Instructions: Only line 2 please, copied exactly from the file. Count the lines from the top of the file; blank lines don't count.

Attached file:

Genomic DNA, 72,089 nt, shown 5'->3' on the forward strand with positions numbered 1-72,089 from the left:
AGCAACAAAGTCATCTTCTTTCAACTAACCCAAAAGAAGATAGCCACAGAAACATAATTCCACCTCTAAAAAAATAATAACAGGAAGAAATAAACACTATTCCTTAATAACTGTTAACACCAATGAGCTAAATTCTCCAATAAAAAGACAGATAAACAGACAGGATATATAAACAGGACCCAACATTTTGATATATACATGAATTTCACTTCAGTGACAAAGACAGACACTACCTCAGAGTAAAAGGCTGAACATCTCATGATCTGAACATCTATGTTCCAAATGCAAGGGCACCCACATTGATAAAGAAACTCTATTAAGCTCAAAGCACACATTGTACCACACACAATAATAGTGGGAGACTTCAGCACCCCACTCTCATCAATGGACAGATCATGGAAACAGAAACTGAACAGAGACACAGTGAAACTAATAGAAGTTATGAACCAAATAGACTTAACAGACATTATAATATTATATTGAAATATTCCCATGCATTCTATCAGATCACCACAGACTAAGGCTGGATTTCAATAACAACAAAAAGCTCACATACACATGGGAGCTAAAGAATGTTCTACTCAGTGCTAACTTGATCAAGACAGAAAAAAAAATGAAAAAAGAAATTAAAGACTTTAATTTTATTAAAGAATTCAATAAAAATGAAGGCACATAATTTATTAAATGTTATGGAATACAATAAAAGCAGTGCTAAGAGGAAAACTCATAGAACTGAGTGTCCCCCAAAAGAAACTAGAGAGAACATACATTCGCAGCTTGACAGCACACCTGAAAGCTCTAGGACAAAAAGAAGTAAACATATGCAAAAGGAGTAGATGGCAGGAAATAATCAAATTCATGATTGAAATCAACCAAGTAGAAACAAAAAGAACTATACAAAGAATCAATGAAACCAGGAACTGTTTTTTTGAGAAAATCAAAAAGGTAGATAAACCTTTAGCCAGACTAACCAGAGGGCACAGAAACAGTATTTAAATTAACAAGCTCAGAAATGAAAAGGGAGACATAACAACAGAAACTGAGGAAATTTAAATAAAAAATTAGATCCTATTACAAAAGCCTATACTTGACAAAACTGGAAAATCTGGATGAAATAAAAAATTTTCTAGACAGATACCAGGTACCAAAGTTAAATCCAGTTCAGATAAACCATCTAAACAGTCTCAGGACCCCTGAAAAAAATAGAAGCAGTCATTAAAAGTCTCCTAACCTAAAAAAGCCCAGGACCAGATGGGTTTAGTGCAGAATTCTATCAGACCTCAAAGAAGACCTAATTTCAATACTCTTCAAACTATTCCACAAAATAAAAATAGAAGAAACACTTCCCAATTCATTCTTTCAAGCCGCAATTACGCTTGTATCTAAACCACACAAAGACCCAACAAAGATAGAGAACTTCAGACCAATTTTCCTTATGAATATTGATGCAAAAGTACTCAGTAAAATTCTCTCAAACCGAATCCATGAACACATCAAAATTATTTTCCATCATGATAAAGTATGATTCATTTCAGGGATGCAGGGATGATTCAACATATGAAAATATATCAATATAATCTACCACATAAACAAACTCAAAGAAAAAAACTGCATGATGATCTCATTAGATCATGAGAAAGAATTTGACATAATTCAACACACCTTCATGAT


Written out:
AGCAACAAAGTCATCTTCTTTCAACTAACCCAAAAGAAGATAGCCACAGAAACATAATTCCACCTCTAAAAAAATAATAACAGGAAGAAATAAACACTATTCCTTAATAACTGTTAACACCAATGAGCTAAATTCTCCAATAAAAAGACAGATAAACAGACAGGATATATAAACAGGACCCAACATTTTGATATATACATGAATTTCACTTCAGTGACAAAGACAGACACTACCTCAGAGTAAAAGGCTGAACATCTCATGATCTGAACATCTATGTTCCAAATGCAAGGGCACCCACATTGATAAAGAAACTCTATTAAGCTCAAAGCACACATTGTACCACACACAATAATAGTGGGAGACTTCAGCACCCCACTCTCATCAATGGACAGATCATGGAAACAGAAACTGAACAGAGACACAGTGAAACTAATAGAAGTTATGAACCAAATAGACTTAACAGACATTATAATATTATATTGAAATATTCCCATGCATTCTATCAGATCACCACAGACTAAGGCTGGATTTCAATAACAACAAAAAGCTCACATACACATGGGAGCTAAAGAATGTTCTACTCAGTGCTAACTTGATCAAGACAGAAAAAAAAATGAAAAAAGAAATTAAAGACTTTAATTTTATTAAAGAATTCAATAAAAATGAAGGCACATAATTTATTAAATGTTATGGAATACAATAAAAGCAGTGCTAAGAGGAAAACTCATAGAACTGAGTGTCCCCCAAAAGAAACTAGAGAGAACATACATTCGCAGCTTGACAGCACACCTGAAAGCTCTAGGACAAAAAGAAGTAAACATATGCAAAAGGAGTAGATGGCAGGAAATAATCAAATTCATGATTGAAATCAACCAAGTAGAAACAAAAAGAACTATACAAAGAATCAATGAAACCAGGAACTGTTTTTTTGAGAAAATCAAAAAGGTAGATAAACCTTTAGCCAGACTAACCAGAGGGCACAGAAACAGTATTTAAATTAACAAGCTCAGAAATGAAAAGGGAGACATAACAACAGAAACTGAGGAAATTTAAATAAAAAATTAGATCCTATTACAAAAGCCTATACTTGACAAAACTGGAAAATCTGGATGAAATAAAAAATTTTCTAGACAGATACCAGGTACCAAAGTTAAATCCAGTTCAGATAAACCATCTAAACAGTCTCAGGACCCCTGAAAAAAATAGAAGCAGTCATTAAAAGTCTCCTAACCTAAAAAAGCCCAGGACCAGATGGGTTTAGTGCAGAATTCTATCAGACCTCAAAGAAGACCTAATTTCAATACTCTTCAAACTATTCCACAAAATAAAAATAGAAGAAACACTTCCCAATTCATTCTTTCAAGCCGCAATTACGCTTGTATCTAAACCACACAAAGACCCAACAAAGATAGAGAACTTCAGACCAATTTTCCTTATGAATATTGATGCAAAAGTACTCAGTAAAATTCTCTCAAACCGAATCCATGAACACATCAAAATTATTTTCCATCATGATAAAGTATGATTCATTTCAGGGATGCAGGGATGATTCAACATATGAAAATATATCAATATAATCTACCACATAAACAAACTCAAAGAAAAAAACTGCATGATGATCTCATTAGATCATGAGAAAGAATTTGACATAATTCAACACACCTTCATGAT